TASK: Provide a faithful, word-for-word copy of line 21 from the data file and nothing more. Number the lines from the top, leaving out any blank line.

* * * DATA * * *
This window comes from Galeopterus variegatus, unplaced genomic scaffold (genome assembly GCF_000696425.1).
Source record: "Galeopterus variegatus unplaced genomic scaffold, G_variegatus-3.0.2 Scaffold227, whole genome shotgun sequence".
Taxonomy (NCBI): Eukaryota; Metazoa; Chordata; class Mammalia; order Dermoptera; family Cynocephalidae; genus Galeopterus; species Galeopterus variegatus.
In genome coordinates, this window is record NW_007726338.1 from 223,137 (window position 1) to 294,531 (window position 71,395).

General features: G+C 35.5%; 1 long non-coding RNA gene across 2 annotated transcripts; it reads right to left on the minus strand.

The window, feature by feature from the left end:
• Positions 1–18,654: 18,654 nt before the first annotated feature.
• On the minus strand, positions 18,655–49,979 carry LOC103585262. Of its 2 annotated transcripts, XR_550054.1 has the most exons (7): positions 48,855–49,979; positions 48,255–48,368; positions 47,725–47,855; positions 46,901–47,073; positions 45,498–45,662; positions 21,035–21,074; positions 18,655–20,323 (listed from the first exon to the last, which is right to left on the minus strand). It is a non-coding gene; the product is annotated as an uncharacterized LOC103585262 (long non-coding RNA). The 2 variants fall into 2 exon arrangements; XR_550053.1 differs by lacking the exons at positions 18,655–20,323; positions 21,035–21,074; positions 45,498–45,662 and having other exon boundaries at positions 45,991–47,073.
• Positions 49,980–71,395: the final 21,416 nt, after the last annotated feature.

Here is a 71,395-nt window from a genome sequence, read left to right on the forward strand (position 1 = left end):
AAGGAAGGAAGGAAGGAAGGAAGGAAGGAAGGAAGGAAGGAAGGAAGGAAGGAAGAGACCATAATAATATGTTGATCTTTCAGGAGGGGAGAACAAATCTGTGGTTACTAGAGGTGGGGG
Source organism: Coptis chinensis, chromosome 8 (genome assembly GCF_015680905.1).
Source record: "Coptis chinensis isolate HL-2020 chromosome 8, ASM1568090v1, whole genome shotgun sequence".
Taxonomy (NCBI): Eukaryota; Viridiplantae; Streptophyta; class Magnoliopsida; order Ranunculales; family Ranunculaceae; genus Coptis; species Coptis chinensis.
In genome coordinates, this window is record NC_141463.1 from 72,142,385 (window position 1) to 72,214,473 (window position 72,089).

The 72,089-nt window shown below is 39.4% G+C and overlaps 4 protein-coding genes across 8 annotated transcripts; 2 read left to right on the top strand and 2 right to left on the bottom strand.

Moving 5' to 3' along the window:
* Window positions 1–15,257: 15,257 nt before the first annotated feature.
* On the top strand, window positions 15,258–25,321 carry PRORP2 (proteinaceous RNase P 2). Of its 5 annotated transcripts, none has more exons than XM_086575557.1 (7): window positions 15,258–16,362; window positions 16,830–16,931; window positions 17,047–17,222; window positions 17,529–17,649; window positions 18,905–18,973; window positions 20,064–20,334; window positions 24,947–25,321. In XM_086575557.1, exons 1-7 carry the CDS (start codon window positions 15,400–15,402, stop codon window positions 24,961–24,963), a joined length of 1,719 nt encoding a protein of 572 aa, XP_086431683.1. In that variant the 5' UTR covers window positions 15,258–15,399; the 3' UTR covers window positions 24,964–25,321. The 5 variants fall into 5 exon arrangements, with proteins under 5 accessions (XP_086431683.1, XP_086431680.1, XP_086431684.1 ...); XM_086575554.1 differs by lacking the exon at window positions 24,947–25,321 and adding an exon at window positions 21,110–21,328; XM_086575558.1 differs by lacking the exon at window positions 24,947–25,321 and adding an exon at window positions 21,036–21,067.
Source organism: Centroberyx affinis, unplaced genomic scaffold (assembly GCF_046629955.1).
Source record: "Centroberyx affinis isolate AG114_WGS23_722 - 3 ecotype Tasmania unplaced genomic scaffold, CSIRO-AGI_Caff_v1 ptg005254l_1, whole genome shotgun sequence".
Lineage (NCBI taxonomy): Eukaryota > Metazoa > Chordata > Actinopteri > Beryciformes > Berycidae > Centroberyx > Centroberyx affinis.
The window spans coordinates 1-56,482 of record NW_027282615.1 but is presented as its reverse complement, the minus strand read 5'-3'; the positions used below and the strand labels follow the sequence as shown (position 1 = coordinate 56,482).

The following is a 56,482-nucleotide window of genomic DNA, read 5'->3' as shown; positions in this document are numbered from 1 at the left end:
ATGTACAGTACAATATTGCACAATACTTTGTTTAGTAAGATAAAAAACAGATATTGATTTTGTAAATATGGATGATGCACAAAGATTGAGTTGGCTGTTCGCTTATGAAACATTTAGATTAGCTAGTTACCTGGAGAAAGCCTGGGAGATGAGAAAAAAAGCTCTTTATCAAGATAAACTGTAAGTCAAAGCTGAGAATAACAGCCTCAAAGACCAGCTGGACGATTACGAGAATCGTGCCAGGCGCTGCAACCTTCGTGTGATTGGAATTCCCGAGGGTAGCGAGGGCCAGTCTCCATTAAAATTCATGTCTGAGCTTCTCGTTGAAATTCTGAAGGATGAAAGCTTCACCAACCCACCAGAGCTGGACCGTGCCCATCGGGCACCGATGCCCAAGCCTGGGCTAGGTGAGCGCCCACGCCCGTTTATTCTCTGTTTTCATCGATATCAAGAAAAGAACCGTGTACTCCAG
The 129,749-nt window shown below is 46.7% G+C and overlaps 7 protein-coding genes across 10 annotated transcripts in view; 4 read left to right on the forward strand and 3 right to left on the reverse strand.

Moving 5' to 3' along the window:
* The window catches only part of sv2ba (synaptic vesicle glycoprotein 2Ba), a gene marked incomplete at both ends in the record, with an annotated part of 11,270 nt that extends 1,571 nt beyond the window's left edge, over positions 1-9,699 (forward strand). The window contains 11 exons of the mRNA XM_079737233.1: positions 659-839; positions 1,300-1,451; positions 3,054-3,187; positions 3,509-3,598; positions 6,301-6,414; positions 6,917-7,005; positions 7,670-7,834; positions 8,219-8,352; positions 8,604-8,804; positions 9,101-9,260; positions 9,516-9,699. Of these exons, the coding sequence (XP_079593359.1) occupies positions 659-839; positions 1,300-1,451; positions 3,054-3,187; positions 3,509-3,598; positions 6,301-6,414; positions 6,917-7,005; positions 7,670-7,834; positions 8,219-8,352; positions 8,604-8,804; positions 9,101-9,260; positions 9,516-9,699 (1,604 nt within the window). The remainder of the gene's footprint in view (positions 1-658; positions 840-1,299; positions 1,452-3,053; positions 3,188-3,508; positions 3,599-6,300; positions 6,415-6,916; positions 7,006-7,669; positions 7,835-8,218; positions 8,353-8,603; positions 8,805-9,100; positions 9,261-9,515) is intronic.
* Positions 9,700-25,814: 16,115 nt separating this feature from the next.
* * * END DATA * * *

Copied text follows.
Source record: "Centroberyx affinis isolate AG114_WGS23_722 - 3 ecotype Tasmania unplaced genomic scaffold, CSIRO-AGI_Caff_v1 ptg005254l_1, whole genome shotgun sequence".